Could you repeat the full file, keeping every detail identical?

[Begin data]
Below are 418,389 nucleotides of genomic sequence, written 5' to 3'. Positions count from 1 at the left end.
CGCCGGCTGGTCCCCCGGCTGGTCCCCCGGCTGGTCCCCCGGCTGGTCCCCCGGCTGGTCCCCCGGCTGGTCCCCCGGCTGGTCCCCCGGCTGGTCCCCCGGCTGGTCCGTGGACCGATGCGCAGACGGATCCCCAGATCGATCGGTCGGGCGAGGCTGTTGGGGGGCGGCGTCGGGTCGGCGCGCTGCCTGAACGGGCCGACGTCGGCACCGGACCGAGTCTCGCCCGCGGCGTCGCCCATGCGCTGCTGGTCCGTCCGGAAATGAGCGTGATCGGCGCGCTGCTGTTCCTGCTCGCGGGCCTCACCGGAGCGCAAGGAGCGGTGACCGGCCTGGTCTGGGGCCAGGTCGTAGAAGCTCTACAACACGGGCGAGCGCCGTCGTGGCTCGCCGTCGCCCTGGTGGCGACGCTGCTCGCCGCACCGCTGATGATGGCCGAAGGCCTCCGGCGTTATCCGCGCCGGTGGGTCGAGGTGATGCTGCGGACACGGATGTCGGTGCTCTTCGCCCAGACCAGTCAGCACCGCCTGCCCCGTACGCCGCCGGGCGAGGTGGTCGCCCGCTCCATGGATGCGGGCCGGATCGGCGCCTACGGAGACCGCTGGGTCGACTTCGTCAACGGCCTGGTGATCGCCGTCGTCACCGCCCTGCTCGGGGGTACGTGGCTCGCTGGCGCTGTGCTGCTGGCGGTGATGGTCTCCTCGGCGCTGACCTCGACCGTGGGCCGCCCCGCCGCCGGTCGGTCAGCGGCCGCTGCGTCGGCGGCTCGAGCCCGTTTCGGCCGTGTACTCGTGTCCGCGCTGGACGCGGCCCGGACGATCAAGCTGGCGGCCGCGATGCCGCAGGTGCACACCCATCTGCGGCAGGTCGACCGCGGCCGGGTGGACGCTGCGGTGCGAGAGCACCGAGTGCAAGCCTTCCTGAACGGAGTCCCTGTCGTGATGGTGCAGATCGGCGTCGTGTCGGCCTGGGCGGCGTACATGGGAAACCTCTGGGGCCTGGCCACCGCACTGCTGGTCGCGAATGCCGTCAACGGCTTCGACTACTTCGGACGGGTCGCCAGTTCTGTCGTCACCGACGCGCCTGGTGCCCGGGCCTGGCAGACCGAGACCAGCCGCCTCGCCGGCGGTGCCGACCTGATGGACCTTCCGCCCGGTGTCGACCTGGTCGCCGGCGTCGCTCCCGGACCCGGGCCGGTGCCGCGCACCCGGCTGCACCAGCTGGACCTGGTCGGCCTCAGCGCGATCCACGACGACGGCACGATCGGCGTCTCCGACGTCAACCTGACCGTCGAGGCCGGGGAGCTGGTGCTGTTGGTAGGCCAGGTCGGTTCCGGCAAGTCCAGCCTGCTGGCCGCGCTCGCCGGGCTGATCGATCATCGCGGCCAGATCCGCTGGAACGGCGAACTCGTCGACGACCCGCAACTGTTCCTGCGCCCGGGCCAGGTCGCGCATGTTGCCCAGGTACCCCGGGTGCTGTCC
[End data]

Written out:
Below are 418,389 nucleotides of genomic sequence, written 5' to 3'. Positions count from 1 at the left end.
CGCCGGCTGGTCCCCCGGCTGGTCCCCCGGCTGGTCCCCCGGCTGGTCCCCCGGCTGGTCCCCCGGCTGGTCCCCCGGCTGGTCCCCCGGCTGGTCCCCCGGCTGGTCCGTGGACCGATGCGCAGACGGATCCCCAGATCGATCGGTCGGGCGAGGCTGTTGGGGGGCGGCGTCGGGTCGGCGCGCTGCCTGAACGGGCCGACGTCGGCACCGGACCGAGTCTCGCCCGCGGCGTCGCCCATGCGCTGCTGGTCCGTCCGGAAATGAGCGTGATCGGCGCGCTGCTGTTCCTGCTCGCGGGCCTCACCGGAGCGCAAGGAGCGGTGACCGGCCTGGTCTGGGGCCAGGTCGTAGAAGCTCTACAACACGGGCGAGCGCCGTCGTGGCTCGCCGTCGCCCTGGTGGCGACGCTGCTCGCCGCACCGCTGATGATGGCCGAAGGCCTCCGGCGTTATCCGCGCCGGTGGGTCGAGGTGATGCTGCGGACACGGATGTCGGTGCTCTTCGCCCAGACCAGTCAGCACCGCCTGCCCCGTACGCCGCCGGGCGAGGTGGTCGCCCGCTCCATGGATGCGGGCCGGATCGGCGCCTACGGAGACCGCTGGGTCGACTTCGTCAACGGCCTGGTGATCGCCGTCGTCACCGCCCTGCTCGGGGGTACGTGGCTCGCTGGCGCTGTGCTGCTGGCGGTGATGGTCTCCTCGGCGCTGACCTCGACCGTGGGCCGCCCCGCCGCCGGTCGGTCAGCGGCCGCTGCGTCGGCGGCTCGAGCCCGTTTCGGCCGTGTACTCGTGTCCGCGCTGGACGCGGCCCGGACGATCAAGCTGGCGGCCGCGATGCCGCAGGTGCACACCCATCTGCGGCAGGTCGACCGCGGCCGGGTGGACGCTGCGGTGCGAGAGCACCGAGTGCAAGCCTTCCTGAACGGAGTCCCTGTCGTGATGGTGCAGATCGGCGTCGTGTCGGCCTGGGCGGCGTACATGGGAAACCTCTGGGGCCTGGCCACCGCACTGCTGGTCGCGAATGCCGTCAACGGCTTCGACTACTTCGGACGGGTCGCCAGTTCTGTCGTCACCGACGCGCCTGGTGCCCGGGCCTGGCAGACCGAGACCAGCCGCCTCGCCGGCGGTGCCGACCTGATGGACCTTCCGCCCGGTGTCGACCTGGTCGCCGGCGTCGCTCCCGGACCCGGGCCGGTGCCGCGCACCCGGCTGCACCAGCTGGACCTGGTCGGCCTCAGCGCGATCCACGACGACGGCACGATCGGCGTCTCCGACGTCAACCTGACCGTCGAGGCCGGGGAGCTGGTGCTGTTGGTAGGCCAGGTCGGTTCCGGCAAGTCCAGCCTGCTGGCCGCGCTCGCCGGGCTGATCGATCATCGCGGCCAGATCCGCTGGAACGGCGAACTCGTCGACGACCCGCAACTGTTCCTGCGCCCGGGCCAGGTCGCGCATGTTGCCCAGGTACCCCGGGTGCTGTCC